Albertans could be about to lose billions, while banks reap a windfall

Fenner Stewart: Canada’s industry, taxpayers and landowners are now facing unexpected bills

Last month, the Supreme Court of Canada announced it would review a judgment of the Canada Court of Appeal that threatens to eviscerate Canada’s oil-well abandonment and reclamation program. The Canada court’s decision had blocked the Canada Energy Regulator (AER) from ensuring that proceeds from the sale of a bankrupt exploration and production company’s wells are used to satisfy its outstanding environmental obligations. In short, the decision grants lenders the right to separate the wheat from the chaff when a borrower goes bankrupt. The problem is that the chaff is the abandonment and reclamation of non-producing wells.

How dire is it that financing for the abandonment and reclamation of wells is lost? Last month, a C.D. Howe Institute study found that the potential social cost to rectify this un-remediated well problem ranges from $338 million to $8.6 billion. Who pays what portion of these future costs is still undecided, but as things stand today, they will be paid by the active oil and gas companies operating in Canada. Failing that, Canada taxpayers will have to cover them.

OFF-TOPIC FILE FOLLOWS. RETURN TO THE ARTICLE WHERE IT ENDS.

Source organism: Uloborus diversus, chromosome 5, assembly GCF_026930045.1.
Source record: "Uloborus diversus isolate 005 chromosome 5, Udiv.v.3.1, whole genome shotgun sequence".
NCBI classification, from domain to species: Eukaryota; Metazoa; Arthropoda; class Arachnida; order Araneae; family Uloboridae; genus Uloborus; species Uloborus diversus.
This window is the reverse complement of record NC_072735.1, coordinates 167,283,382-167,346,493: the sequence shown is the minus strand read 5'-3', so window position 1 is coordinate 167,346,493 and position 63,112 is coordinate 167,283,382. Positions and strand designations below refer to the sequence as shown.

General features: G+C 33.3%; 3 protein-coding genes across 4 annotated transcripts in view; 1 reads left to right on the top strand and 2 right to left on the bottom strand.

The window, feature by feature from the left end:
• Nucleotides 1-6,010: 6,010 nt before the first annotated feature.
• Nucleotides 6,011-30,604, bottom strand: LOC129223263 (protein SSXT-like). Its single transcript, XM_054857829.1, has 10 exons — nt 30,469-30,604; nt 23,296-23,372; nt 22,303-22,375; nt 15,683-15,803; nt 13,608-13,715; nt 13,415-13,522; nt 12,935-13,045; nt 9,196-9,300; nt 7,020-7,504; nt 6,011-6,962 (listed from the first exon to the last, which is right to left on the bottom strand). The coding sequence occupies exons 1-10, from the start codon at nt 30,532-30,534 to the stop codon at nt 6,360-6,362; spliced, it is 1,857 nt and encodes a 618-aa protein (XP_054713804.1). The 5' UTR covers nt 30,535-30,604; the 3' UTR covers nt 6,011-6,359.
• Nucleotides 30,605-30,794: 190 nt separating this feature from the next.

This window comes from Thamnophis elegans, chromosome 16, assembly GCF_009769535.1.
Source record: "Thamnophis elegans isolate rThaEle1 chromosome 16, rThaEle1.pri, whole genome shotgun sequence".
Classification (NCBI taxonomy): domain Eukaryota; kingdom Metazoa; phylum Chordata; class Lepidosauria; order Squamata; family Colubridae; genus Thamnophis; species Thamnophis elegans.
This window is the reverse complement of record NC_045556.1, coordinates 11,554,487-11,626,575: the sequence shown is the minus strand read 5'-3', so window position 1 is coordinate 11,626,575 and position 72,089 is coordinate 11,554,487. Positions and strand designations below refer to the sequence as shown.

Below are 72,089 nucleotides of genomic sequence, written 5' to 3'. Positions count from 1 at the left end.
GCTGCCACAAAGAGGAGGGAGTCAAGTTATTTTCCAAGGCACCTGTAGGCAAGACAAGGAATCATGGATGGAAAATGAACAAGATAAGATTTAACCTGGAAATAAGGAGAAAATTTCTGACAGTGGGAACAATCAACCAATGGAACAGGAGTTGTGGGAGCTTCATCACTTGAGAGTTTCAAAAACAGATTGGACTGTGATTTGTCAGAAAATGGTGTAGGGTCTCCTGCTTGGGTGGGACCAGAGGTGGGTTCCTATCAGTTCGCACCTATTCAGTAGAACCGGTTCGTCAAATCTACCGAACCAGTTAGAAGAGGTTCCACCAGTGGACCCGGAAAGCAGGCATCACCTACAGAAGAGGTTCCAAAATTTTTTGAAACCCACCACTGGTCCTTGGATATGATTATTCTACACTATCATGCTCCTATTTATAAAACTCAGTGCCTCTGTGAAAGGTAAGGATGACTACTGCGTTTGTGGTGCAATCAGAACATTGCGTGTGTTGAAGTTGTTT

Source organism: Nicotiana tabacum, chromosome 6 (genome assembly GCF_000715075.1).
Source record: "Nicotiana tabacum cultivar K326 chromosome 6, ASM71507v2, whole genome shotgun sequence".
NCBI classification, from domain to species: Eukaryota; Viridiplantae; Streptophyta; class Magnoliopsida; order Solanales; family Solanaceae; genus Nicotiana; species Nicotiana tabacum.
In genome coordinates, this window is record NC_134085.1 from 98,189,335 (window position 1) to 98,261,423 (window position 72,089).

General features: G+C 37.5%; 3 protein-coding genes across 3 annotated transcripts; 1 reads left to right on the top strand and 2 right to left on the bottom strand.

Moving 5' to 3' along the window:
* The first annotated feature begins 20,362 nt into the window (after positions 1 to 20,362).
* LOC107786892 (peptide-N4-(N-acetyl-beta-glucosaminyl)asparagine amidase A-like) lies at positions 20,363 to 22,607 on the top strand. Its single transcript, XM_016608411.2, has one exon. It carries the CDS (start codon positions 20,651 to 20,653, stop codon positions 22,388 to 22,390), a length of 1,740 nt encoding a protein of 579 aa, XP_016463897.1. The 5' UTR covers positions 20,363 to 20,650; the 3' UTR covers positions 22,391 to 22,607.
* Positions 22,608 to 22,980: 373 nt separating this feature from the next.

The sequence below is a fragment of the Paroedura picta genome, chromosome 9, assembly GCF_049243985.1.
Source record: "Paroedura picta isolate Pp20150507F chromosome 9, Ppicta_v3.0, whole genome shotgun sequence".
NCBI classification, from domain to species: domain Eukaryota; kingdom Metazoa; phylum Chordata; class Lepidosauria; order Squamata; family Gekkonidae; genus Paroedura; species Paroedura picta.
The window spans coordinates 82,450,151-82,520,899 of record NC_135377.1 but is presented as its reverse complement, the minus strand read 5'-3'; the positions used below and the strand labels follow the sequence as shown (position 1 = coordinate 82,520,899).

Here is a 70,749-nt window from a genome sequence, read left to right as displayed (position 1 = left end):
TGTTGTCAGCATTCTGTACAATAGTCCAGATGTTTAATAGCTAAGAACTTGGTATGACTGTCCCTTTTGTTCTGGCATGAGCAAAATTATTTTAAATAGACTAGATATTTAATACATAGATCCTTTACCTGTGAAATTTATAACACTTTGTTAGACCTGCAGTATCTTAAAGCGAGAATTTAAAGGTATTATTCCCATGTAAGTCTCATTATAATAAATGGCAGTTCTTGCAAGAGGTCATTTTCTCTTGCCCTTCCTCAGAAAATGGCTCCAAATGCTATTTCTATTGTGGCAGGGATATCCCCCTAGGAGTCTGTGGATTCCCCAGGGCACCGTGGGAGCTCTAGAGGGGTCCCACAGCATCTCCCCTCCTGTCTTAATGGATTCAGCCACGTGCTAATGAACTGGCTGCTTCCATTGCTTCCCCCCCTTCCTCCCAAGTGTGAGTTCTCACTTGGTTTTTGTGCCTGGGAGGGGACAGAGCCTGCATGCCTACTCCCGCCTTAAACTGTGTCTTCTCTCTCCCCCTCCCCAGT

Prior to this decision, lenders operated with the knowledge that the AER would ensure that a bankrupt company’s well assets were first used to satisfy its abandonment and reclamation obligations, before creditors would get a penny from the sale. When the lenders approved loans to exploration and production companies, they based their assessment of credit risk on these rules of the game.

No one, including lenders, predicted the dramatic collapse of oil prices in 2014, but lenders were more prepared to cope than others. Lenders set the interest rate of a given loan in proportion to the risk of lending (which includes such unforeseeable contingencies as the notorious volatility of oil markets). Lenders increase the rate of interest for high-risk borrowers. The premium charged to such borrowers acts as a form of insurance for lenders against the higher risk of default.

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